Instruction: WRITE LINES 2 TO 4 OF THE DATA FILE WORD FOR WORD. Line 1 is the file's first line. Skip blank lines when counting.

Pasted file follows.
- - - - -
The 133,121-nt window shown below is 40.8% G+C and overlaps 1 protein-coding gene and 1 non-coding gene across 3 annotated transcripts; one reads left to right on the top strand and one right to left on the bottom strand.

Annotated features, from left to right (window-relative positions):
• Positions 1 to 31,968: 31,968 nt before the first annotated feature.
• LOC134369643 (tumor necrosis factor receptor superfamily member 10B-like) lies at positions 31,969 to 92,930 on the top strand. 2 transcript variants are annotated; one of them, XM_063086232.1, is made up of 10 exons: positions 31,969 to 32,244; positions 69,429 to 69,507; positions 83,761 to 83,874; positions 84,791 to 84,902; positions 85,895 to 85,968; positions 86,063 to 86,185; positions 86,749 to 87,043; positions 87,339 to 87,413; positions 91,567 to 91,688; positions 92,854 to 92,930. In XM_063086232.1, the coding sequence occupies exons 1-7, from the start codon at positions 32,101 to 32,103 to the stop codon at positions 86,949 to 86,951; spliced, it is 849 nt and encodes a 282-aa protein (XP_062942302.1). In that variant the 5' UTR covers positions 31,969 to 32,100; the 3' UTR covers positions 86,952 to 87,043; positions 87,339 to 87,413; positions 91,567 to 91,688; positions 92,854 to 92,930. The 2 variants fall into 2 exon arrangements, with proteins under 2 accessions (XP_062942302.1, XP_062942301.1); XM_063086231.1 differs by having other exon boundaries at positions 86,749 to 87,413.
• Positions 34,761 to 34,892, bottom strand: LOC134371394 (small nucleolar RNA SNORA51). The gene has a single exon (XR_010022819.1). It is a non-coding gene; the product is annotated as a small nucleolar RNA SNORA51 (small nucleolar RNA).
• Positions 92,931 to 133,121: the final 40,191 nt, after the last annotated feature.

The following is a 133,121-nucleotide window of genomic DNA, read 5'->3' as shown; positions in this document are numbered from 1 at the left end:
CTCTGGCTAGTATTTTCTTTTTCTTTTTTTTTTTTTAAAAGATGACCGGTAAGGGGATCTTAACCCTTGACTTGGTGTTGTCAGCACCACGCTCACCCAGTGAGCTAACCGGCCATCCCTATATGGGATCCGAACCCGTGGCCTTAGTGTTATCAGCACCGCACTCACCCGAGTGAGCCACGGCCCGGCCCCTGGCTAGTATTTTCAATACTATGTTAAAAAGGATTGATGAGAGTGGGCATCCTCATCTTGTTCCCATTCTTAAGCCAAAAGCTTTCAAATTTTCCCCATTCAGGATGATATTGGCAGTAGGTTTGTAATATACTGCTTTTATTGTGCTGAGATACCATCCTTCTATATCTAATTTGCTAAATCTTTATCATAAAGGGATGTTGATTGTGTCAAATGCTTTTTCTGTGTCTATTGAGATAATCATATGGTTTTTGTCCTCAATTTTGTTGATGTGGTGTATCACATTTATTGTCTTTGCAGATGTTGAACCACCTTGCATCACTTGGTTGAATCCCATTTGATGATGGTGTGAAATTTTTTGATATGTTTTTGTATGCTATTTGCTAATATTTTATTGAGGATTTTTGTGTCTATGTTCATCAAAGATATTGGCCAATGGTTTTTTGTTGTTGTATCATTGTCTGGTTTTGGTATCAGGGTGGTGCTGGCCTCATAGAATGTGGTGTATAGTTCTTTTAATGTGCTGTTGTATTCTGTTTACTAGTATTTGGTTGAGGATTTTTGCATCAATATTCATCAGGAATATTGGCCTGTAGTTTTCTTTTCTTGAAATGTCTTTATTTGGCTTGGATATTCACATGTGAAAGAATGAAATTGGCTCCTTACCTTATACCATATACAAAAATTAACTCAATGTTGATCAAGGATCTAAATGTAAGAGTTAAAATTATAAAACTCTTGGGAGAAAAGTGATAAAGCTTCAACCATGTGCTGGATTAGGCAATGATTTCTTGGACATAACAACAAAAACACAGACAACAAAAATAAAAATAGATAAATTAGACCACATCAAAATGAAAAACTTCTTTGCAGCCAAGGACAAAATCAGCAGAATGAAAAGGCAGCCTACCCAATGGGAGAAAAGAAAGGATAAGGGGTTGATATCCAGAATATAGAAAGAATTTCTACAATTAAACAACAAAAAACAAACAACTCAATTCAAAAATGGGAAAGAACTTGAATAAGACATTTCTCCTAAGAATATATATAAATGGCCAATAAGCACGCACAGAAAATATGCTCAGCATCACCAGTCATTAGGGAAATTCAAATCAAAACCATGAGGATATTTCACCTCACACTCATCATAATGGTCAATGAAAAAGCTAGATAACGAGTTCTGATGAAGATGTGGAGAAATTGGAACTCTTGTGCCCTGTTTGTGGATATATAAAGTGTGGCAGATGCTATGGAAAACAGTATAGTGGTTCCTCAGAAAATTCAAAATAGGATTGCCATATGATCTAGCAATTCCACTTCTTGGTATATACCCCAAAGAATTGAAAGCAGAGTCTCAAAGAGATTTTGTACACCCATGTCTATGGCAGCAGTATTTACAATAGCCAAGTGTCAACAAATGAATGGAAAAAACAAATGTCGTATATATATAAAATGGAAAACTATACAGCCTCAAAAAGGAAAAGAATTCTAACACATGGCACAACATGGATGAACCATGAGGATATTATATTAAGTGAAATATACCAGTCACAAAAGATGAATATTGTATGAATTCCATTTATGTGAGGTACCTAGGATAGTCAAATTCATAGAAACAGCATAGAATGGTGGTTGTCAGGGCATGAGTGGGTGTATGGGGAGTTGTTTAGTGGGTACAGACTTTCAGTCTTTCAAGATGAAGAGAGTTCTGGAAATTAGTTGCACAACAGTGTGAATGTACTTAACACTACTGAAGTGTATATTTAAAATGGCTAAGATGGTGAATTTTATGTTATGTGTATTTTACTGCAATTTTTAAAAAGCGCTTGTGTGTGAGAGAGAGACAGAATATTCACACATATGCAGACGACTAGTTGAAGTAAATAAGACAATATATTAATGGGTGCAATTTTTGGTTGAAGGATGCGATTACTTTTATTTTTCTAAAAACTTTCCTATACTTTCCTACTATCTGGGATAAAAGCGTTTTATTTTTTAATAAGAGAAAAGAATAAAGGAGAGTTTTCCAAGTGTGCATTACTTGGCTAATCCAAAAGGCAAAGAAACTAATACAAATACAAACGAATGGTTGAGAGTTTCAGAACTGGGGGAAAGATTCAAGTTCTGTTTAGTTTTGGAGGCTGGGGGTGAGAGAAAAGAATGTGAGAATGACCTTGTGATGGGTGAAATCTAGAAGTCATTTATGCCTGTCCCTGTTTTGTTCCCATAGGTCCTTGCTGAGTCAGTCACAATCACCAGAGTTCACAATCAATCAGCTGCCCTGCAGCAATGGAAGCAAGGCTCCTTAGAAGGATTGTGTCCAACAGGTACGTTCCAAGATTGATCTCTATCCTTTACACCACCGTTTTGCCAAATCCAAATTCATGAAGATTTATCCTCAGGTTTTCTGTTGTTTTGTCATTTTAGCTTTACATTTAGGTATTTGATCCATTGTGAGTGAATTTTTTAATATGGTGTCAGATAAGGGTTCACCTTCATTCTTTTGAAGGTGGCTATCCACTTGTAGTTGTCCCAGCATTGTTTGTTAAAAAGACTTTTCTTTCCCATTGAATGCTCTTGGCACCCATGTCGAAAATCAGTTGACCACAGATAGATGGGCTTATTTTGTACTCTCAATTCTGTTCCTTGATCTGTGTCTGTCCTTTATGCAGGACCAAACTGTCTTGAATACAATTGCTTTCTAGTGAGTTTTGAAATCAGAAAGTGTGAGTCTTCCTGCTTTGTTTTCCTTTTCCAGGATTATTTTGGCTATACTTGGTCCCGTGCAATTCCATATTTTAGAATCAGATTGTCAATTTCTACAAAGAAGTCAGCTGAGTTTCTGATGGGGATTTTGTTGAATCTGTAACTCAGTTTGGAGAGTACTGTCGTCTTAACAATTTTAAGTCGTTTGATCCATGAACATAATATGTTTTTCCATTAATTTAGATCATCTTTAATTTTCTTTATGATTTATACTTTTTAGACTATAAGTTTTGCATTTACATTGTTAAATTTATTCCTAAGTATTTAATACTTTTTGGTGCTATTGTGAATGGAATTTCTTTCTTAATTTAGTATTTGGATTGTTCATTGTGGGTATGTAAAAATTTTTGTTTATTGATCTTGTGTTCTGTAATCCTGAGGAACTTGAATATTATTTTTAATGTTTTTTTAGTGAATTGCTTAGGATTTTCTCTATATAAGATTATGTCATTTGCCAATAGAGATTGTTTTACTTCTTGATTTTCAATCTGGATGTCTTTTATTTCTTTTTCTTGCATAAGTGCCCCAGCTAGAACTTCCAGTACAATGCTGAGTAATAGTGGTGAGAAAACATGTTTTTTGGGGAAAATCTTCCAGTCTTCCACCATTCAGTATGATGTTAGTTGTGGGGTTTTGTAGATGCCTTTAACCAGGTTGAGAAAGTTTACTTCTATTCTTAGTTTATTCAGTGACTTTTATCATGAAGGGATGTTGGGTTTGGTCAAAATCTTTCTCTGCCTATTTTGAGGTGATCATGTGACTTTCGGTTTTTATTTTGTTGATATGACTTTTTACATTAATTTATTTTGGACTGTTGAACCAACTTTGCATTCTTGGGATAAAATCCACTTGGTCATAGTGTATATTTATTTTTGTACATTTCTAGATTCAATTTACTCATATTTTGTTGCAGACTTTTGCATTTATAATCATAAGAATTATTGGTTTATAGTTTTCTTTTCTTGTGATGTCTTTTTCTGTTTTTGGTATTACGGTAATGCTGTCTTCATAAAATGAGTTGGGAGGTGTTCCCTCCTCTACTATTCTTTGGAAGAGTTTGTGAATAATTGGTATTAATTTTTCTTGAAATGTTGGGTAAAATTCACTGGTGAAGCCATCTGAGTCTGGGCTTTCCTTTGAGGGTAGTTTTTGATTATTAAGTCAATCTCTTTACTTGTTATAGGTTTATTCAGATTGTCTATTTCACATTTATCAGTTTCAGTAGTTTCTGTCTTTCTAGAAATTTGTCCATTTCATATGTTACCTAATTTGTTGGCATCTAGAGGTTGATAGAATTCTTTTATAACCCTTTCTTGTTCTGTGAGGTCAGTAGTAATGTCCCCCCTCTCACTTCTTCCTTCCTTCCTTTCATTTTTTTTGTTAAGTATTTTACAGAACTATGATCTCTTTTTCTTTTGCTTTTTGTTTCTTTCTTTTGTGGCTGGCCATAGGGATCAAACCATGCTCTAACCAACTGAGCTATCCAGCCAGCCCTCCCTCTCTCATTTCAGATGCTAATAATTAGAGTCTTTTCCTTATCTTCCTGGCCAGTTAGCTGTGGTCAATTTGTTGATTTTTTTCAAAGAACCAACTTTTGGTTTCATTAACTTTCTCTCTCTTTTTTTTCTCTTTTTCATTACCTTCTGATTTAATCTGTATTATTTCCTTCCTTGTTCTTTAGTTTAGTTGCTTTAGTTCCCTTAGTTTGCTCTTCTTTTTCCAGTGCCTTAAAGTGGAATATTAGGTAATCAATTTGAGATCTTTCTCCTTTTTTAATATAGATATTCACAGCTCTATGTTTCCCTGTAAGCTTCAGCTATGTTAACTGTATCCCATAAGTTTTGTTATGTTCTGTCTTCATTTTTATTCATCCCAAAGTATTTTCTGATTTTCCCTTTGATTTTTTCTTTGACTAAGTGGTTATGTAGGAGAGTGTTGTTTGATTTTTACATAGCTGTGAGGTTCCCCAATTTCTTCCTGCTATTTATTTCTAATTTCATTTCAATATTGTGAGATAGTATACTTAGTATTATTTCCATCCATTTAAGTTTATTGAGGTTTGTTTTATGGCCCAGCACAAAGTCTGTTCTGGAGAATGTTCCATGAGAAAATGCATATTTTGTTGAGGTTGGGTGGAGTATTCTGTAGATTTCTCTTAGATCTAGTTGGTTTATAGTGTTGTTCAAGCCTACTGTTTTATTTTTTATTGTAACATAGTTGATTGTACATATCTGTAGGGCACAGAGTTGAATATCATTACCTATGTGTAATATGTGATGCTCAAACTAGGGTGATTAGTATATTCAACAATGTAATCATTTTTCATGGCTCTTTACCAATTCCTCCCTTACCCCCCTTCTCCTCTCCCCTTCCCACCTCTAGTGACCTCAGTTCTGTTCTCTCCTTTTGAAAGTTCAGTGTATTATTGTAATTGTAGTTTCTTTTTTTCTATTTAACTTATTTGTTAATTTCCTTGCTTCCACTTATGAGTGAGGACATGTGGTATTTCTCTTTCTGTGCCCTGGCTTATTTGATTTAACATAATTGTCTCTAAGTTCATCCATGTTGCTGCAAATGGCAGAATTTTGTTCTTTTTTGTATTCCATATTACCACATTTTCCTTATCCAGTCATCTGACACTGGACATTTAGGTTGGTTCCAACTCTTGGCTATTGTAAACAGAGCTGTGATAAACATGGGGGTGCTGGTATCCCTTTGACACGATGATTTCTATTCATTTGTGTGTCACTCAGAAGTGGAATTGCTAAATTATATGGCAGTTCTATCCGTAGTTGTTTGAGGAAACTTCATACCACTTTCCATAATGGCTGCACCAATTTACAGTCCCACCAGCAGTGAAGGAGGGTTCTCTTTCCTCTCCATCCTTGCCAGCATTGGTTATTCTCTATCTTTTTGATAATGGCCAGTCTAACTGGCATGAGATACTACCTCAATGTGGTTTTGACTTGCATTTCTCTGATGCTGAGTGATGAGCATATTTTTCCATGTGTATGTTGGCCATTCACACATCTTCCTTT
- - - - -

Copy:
Annotated features, from left to right (window-relative positions):
• Positions 1 to 31,968: 31,968 nt before the first annotated feature.
• LOC134369643 (tumor necrosis factor receptor superfamily member 10B-like) lies at positions 31,969 to 92,930 on the top strand. 2 transcript variants are annotated; one of them, XM_063086232.1, is made up of 10 exons: positions 31,969 to 32,244; positions 69,429 to 69,507; positions 83,761 to 83,874; positions 84,791 to 84,902; positions 85,895 to 85,968; positions 86,063 to 86,185; positions 86,749 to 87,043; positions 87,339 to 87,413; positions 91,567 to 91,688; positions 92,854 to 92,930. In XM_063086232.1, the coding sequence occupies exons 1-7, from the start codon at positions 32,101 to 32,103 to the stop codon at positions 86,949 to 86,951; spliced, it is 849 nt and encodes a 282-aa protein (XP_062942302.1). In that variant the 5' UTR covers positions 31,969 to 32,100; the 3' UTR covers positions 86,952 to 87,043; positions 87,339 to 87,413; positions 91,567 to 91,688; positions 92,854 to 92,930. The 2 variants fall into 2 exon arrangements, with proteins under 2 accessions (XP_062942302.1, XP_062942301.1); XM_063086231.1 differs by having other exon boundaries at positions 86,749 to 87,413.